What happens to utility bills when someone dies?

18th FEBRUARY 2021

Handling someone’s affairs after they die can be a drawn-out and tiring process. You will need to register the death as soon as possible, arrange the funeral, inform the relevant financial organisations, and figure out whether you need to apply for probate, which is a time-consuming task in and of itself. On top of these responsibilities, you may also need to turn your attention to utility bills, such as gas, water, and electricity.

For free initial advice call our advisors or request a callback and we will contact you.

If your loved one’s property is still occupied after their death

If the deceased lived with someone who will continue to live in the property after their death, it is relatively simple to deal with utilities. If the utilities were in the deceased’s name, the person who is still living in the property will need to contact the utility companies to inform them of the death and ask that they transfer all bills to their name.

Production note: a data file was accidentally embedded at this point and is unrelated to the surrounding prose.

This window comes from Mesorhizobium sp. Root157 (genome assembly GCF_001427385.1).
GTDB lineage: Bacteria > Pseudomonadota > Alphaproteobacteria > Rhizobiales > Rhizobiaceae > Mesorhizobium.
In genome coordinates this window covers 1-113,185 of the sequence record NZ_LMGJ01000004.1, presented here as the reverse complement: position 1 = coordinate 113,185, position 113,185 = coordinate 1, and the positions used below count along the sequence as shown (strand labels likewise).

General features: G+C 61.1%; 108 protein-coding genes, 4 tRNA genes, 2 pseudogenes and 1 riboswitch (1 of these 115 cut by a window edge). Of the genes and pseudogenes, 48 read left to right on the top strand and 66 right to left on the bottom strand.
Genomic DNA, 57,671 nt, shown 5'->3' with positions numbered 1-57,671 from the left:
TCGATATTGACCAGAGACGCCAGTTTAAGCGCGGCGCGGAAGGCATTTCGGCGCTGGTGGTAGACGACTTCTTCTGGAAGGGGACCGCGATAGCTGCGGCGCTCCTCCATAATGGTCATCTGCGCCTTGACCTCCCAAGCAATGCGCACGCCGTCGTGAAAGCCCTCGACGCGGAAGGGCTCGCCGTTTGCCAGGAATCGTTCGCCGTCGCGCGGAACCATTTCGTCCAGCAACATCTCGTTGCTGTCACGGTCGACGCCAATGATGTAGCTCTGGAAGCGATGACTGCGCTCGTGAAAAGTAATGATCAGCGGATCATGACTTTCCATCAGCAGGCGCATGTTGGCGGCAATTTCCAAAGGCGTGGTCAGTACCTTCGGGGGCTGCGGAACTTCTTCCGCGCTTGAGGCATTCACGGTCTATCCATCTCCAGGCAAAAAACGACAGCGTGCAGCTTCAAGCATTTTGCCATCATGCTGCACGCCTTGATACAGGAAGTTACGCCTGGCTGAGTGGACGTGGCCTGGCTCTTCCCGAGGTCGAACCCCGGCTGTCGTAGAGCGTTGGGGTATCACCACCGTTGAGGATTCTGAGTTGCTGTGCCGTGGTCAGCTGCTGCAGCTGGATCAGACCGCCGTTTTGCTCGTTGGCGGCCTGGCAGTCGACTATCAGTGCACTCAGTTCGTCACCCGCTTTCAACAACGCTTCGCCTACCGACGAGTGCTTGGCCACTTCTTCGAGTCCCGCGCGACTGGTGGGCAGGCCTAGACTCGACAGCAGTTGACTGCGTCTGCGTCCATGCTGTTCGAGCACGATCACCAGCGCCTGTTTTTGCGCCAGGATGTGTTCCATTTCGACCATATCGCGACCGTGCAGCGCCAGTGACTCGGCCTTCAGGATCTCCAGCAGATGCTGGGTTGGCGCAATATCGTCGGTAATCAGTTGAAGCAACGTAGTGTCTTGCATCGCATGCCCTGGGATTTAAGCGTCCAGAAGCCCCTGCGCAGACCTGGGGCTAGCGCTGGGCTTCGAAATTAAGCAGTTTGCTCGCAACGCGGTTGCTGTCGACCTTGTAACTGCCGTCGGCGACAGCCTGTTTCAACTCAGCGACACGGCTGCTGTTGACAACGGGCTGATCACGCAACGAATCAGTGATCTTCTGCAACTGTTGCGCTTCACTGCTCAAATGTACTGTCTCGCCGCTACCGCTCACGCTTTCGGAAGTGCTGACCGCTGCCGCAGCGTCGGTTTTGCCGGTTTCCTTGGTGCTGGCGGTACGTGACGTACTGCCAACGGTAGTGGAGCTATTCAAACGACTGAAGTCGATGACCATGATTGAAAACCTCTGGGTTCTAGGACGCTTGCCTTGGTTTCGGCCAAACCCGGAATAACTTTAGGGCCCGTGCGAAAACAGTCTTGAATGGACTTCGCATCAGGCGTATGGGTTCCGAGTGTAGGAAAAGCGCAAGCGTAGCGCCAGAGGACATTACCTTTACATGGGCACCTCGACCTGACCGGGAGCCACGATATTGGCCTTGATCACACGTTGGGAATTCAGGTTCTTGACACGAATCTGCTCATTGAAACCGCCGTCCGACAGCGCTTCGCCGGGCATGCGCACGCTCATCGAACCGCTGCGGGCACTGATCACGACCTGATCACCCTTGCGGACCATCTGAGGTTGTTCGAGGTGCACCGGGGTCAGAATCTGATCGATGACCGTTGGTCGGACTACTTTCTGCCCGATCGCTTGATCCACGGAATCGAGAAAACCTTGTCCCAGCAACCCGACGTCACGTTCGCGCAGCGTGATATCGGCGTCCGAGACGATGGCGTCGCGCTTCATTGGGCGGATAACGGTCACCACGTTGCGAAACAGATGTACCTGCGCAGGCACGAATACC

If your loved one’s property will be unoccupied

If your loved one lived alone, dealing with utilities will be a little more complicated. The first thing that you need to understand is that utility accounts are assets or liabilities of the deceased’s estate. If the account is in credit at the time of death, it is an asset; if the account is in debt, it is a liability.

You should contact the utility companies and give them up-to-date meter readings as soon as possible after your loved one’s death. The companies will give you bills to pay using funds from the estate. New accounts can then be opened under your name or the name of whoever is responsible for dealing with the estate. Keep hold of these bills as you will need them if you are applying for probate, which is required after around half of all deaths in the UK. If you do apply for probate, you must note down the balance of all utility bills on the inheritance tax and probate application forms. Once you have acquired your grant of probate and are ready to sell or transfer the property over to the beneficiaries, you will need to take meter readings once again and ask the utility companies to close the accounts and send you the final bills.

Settling utility bills is just one small part of the probate process, which can be an overwhelming responsibility when you are dealing with the grief of losing a loved one. If you don’t feel like you can take this role on by yourself, there are plenty of probate services and solicitors who can help you. Kwil offers several fixed-fee services with no hidden costs to help you obtain a grant of probate and deal with the estate as quickly and effortlessly as possible.

For free initial advice call our advisors or request a callback and we will contact you.